5. EMERGENCE OF HYBRID BUDDHIST SANSKRIT
It appears that Buddhist monks were really interested in the linguistic processes of communication and concept formation. Hybrid Buddhist Sanskrit is not Pali, but perhaps an Indo-Aryan dialect currently spoken written with a deliberate addition of Sanskrit words. Hybrid Sanskrit, Pali, and Sanskrit, thus become the major vehicles of Buddhist thought. The prestige attached to Sanskrit and the ever growing numbers of Brahmins entering monasteries would have contributed to acceptance and use of Sanskrit as an important language of theological exposition among Buddhists, whose leader originally wanted them all to use the dialects, the language of common men. Edgerton (1954) reports, "Thousands of words were used which are unknown in Sanskrit, or not used there with the same meanings. To this curious language, which became widespread in North India, I have given the name Buddhist Hybrid Sanskrit. … there is no reason to assume any single 'original language of Buddhism.' And whatever the dialects of the missionaries may have been, the sacred texts were soon adapted to the speech native to each locality" (cited in Gard 1961:47).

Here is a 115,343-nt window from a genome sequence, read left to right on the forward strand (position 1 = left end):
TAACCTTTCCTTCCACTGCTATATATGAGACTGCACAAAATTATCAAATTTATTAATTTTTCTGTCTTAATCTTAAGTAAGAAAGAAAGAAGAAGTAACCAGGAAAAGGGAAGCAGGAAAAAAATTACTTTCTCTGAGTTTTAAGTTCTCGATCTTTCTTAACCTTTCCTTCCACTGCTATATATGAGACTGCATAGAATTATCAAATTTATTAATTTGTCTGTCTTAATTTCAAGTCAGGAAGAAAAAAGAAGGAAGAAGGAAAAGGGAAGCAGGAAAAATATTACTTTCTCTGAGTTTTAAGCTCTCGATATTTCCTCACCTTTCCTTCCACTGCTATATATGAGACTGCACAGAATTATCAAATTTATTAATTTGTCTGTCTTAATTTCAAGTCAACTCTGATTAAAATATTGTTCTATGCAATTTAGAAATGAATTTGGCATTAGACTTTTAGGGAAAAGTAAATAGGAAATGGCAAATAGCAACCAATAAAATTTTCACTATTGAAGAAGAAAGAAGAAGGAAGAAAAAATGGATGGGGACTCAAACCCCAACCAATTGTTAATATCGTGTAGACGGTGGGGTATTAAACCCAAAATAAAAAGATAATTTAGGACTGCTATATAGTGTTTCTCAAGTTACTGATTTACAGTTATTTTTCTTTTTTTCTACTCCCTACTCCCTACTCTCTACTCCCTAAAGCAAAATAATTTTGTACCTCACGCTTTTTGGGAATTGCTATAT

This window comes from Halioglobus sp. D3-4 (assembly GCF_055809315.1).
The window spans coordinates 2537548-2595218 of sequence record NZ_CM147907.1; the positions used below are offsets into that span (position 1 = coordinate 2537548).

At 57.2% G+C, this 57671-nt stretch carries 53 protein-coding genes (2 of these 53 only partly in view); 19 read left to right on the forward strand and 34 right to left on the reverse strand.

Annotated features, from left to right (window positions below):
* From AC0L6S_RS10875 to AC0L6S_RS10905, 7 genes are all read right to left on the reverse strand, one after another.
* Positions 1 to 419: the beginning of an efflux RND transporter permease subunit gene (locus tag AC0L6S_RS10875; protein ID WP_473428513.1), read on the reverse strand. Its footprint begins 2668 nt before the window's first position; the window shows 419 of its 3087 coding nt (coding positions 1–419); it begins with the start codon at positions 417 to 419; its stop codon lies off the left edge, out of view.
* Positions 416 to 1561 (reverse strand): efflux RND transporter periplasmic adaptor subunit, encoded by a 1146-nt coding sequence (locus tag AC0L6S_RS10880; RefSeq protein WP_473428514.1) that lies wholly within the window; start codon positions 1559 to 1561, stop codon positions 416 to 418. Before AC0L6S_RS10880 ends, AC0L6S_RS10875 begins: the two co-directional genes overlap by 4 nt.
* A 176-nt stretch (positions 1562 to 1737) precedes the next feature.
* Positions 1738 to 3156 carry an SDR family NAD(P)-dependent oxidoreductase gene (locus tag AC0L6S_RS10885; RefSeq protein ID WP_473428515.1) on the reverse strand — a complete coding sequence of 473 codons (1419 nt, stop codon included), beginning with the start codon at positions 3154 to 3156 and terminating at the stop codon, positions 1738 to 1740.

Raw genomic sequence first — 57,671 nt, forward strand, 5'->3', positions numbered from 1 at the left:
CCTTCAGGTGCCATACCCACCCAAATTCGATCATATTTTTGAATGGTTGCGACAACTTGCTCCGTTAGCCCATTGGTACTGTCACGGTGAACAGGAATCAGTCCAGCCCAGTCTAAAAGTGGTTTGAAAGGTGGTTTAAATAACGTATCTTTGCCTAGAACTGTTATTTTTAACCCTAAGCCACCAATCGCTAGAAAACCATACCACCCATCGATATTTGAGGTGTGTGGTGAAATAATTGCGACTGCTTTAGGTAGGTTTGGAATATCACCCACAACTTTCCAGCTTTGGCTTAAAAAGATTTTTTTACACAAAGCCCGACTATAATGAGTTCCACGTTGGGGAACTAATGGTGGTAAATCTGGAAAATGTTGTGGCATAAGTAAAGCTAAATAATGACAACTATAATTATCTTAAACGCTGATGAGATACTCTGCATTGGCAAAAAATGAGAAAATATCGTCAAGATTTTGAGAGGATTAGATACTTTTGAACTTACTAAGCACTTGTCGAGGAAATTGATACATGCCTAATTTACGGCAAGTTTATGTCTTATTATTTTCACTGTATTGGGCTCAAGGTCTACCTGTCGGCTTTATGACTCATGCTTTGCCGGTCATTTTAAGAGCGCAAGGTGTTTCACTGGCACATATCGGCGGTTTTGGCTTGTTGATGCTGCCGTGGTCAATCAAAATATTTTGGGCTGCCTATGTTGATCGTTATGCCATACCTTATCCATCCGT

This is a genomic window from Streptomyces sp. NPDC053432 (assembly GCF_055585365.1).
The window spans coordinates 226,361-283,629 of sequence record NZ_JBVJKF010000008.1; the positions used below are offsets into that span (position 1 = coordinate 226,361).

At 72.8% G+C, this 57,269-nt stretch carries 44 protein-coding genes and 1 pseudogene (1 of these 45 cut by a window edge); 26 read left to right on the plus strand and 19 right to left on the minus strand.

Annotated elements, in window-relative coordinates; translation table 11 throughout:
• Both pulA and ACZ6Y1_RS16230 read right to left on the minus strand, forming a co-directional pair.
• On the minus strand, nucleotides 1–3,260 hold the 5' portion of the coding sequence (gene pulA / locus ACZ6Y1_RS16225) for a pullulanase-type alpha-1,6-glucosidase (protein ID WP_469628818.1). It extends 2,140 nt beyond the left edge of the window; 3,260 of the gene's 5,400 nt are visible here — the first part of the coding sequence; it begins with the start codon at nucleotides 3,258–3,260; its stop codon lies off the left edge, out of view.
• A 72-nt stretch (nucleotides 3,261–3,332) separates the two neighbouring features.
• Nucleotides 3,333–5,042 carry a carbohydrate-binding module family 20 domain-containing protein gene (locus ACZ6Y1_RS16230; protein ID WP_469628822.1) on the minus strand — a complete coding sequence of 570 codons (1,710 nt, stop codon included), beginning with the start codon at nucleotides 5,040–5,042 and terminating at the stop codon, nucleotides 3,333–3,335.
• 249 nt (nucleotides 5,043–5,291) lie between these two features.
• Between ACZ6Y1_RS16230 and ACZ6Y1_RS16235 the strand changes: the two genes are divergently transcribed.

6. RELATIONSHIP BETWEEN PALI AND HYBRID SANSKRIT
The relationship between Pali and Hybrid Sanskrit is very interesting. Many words are common in both, but the pronunciation values may be quite different. Edgerton writes, "In some Buddhist Hybrid Sanskrit works, especially the Mahavastu, etc. we find passages, in both prose and verse, which correspond more or less closely to passages of the Pali canon. In such passages the vocabulary used in Pali and in Buddhist Hybrid Sanskrit is very largely identical, though the phonetic and grammatical forms are different. This is natural, for both were inherited from a common tradition older than either. Neither was translated from the other; each was adapted independently to the dialect of its locality, but used a word-stock that was to a considerable extent identical. And such words, common to both, continued to be used in both languages in new compositions dealing with the Buddhist religion, which were composed in the separate monkish communities where Pali and Buddhist Hybrid Sanskrit flourished" (Gard 1961:47).